the study of the cells of growing plants. It becomes, then, a matter of some interest to know something about these cells; and, if the reader can imagine himself for a little while looking through the lenses of our microscope, it will be the purpose of this article to tell him some little of what he may see while he studies the cells of plants.
We may begin with the simplest form of plant-cells; and so, for our first experiment, let us examine a drop of brewer's yeast. Here (Fig. 1) are the cells of the famous yeast-plant, the cells which are the active agents wherever yeast is employed, whether in the beer-vat or Fig. 1.—Yeast-Cells. batter-crock. In both cases we find the cells producing fermentation: desirable in beer for the sake of the alcohol resulting; in bread, for the carbonic gas set free in form of bubbles, which, permeating the dough, make it spongy and light. But look at the shape of these cells. Little oval bodies they are, some almost round. Many are entirely isolated, so that we see a single cell may constitute the entire plant; some are linked together, as links in a chain. The attachment here, however, is not very intimate, when once the cells have attained their full size, for then each cell readily and naturally parts company with its neighbor parent, I should rather say, for the cells, as they adhere together, represent really so many successive generations, and illustrate for us one method of cell-multiplication, namely, that which is effected by budding. New cells are continually pushed out as buds on the sides of cells already in existence. The buds grow, reach maturity very rapidly, and in a very short time themselves give rise to new buds and cells. These little yeast-cells, which are not more than three or four ten-thousandths of an inch in diameter at most, are about as simple vegetable cells as we may find anywhere. Growing thus isolated from each other, hardly so much as jostling one another in life's race, there seems no reason why such cells should not be perfectly spherical, or why, so to speak, life's work should not, with them, result in a well-rounded whole.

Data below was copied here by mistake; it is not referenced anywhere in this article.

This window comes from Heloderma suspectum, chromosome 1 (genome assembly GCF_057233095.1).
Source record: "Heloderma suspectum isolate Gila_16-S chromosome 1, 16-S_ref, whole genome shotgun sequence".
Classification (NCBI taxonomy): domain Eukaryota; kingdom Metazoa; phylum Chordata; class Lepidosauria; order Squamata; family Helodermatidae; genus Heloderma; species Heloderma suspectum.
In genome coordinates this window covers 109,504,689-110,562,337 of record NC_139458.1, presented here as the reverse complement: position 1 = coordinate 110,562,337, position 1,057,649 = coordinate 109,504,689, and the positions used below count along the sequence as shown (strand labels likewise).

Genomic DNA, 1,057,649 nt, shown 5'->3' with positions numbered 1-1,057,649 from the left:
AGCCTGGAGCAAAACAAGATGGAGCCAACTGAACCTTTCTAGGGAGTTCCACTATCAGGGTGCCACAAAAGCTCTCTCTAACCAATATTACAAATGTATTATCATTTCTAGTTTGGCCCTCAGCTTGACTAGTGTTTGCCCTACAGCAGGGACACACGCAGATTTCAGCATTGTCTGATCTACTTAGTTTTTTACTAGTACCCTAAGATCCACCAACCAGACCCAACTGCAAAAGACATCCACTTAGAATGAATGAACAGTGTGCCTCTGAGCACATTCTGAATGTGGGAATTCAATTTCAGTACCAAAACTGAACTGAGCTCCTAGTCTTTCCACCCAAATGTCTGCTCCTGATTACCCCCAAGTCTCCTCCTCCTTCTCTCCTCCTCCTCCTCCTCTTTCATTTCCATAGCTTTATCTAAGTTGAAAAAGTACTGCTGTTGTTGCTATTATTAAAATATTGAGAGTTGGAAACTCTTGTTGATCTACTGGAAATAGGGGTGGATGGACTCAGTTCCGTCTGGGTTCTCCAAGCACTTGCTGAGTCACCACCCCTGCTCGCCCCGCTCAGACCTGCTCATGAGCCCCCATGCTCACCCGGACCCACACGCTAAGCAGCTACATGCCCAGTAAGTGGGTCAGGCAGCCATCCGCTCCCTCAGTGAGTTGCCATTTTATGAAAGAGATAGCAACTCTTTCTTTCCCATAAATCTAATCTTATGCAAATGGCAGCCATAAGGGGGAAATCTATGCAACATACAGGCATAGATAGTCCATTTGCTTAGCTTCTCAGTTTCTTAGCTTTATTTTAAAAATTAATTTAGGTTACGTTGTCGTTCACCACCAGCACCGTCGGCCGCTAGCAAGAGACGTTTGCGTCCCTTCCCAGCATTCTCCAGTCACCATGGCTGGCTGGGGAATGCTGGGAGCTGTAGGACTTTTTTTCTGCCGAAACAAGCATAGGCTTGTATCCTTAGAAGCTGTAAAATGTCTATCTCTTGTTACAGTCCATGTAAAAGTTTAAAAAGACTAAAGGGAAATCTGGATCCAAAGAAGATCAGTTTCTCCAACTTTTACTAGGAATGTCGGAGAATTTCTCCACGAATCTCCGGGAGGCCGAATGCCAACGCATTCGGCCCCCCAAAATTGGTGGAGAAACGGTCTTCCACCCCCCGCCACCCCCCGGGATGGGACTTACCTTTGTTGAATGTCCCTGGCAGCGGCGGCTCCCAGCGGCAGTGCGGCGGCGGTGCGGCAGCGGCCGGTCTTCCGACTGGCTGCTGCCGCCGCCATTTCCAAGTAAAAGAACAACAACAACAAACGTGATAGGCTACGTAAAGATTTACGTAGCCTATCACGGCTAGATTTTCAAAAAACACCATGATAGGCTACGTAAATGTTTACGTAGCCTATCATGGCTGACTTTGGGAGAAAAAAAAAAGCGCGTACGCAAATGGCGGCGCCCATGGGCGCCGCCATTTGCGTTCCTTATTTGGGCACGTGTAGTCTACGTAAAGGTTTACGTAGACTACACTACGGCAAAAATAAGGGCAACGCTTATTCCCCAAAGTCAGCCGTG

But the yeast-plant belongs low down in the scale of life, and its simplicity of cell-structure corresponds well with its rank. For the greatest variety of form among plant-cells we must look to higher plants, though not to the highest. The Algæ, in their marine forms well known to every gatherer of "sea-moss," and in fresh-water forms familiar to ail microscopists, afford cells of almost every imaginable shape, character, and color. Here, as with the yeast-plant, a single cell ofttimes makes up the entire organism, but, while some cells are simple, others branch and divide in all directions: some simulate the